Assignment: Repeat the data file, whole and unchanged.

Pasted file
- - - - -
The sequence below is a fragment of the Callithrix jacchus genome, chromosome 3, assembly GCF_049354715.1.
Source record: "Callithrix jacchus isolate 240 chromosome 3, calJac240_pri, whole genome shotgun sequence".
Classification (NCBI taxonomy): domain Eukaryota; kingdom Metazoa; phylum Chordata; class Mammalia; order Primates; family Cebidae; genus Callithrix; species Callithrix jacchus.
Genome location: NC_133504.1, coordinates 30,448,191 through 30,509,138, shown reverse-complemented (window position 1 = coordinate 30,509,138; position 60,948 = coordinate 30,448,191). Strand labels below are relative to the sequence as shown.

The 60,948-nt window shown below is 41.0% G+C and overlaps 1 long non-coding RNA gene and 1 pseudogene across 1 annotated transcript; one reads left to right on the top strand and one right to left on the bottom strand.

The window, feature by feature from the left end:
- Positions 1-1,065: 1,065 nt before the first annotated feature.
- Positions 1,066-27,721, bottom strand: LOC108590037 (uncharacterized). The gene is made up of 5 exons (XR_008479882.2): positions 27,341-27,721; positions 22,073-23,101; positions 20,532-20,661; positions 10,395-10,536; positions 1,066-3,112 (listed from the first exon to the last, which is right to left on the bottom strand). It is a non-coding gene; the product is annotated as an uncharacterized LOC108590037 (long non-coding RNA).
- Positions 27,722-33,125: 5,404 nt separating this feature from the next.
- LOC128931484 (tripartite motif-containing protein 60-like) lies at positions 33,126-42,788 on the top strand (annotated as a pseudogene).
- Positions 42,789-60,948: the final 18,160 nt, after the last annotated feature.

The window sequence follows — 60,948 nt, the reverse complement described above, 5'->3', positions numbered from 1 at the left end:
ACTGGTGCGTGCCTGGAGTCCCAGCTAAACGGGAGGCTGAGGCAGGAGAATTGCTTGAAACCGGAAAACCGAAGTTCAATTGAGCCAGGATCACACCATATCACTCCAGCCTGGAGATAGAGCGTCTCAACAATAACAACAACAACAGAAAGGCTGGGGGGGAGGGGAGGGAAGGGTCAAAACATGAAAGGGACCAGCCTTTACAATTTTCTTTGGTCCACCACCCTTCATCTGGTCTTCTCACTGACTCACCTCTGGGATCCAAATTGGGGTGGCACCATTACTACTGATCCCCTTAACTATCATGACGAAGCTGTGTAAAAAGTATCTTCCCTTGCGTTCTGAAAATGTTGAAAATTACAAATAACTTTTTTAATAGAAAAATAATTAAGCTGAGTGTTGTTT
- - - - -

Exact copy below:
The sequence below is a fragment of the Callithrix jacchus genome, chromosome 3, assembly GCF_049354715.1.
Source record: "Callithrix jacchus isolate 240 chromosome 3, calJac240_pri, whole genome shotgun sequence".
Classification (NCBI taxonomy): domain Eukaryota; kingdom Metazoa; phylum Chordata; class Mammalia; order Primates; family Cebidae; genus Callithrix; species Callithrix jacchus.
Genome location: NC_133504.1, coordinates 30,448,191 through 30,509,138, shown reverse-complemented (window position 1 = coordinate 30,509,138; position 60,948 = coordinate 30,448,191). Strand labels below are relative to the sequence as shown.

The 60,948-nt window shown below is 41.0% G+C and overlaps 1 long non-coding RNA gene and 1 pseudogene across 1 annotated transcript; one reads left to right on the top strand and one right to left on the bottom strand.

The window, feature by feature from the left end:
- Positions 1-1,065: 1,065 nt before the first annotated feature.
- Positions 1,066-27,721, bottom strand: LOC108590037 (uncharacterized). The gene is made up of 5 exons (XR_008479882.2): positions 27,341-27,721; positions 22,073-23,101; positions 20,532-20,661; positions 10,395-10,536; positions 1,066-3,112 (listed from the first exon to the last, which is right to left on the bottom strand). It is a non-coding gene; the product is annotated as an uncharacterized LOC108590037 (long non-coding RNA).
- Positions 27,722-33,125: 5,404 nt separating this feature from the next.
- LOC128931484 (tripartite motif-containing protein 60-like) lies at positions 33,126-42,788 on the top strand (annotated as a pseudogene).
- Positions 42,789-60,948: the final 18,160 nt, after the last annotated feature.

The window sequence follows — 60,948 nt, the reverse complement described above, 5'->3', positions numbered from 1 at the left end:
ACTGGTGCGTGCCTGGAGTCCCAGCTAAACGGGAGGCTGAGGCAGGAGAATTGCTTGAAACCGGAAAACCGAAGTTCAATTGAGCCAGGATCACACCATATCACTCCAGCCTGGAGATAGAGCGTCTCAACAATAACAACAACAACAGAAAGGCTGGGGGGGAGGGGAGGGAAGGGTCAAAACATGAAAGGGACCAGCCTTTACAATTTTCTTTGGTCCACCACCCTTCATCTGGTCTTCTCACTGACTCACCTCTGGGATCCAAATTGGGGTGGCACCATTACTACTGATCCCCTTAACTATCATGACGAAGCTGTGTAAAAAGTATCTTCCCTTGCGTTCTGAAAATGTTGAAAATTACAAATAACTTTTTTAATAGAAAAATAATTAAGCTGAGTGTTGTTT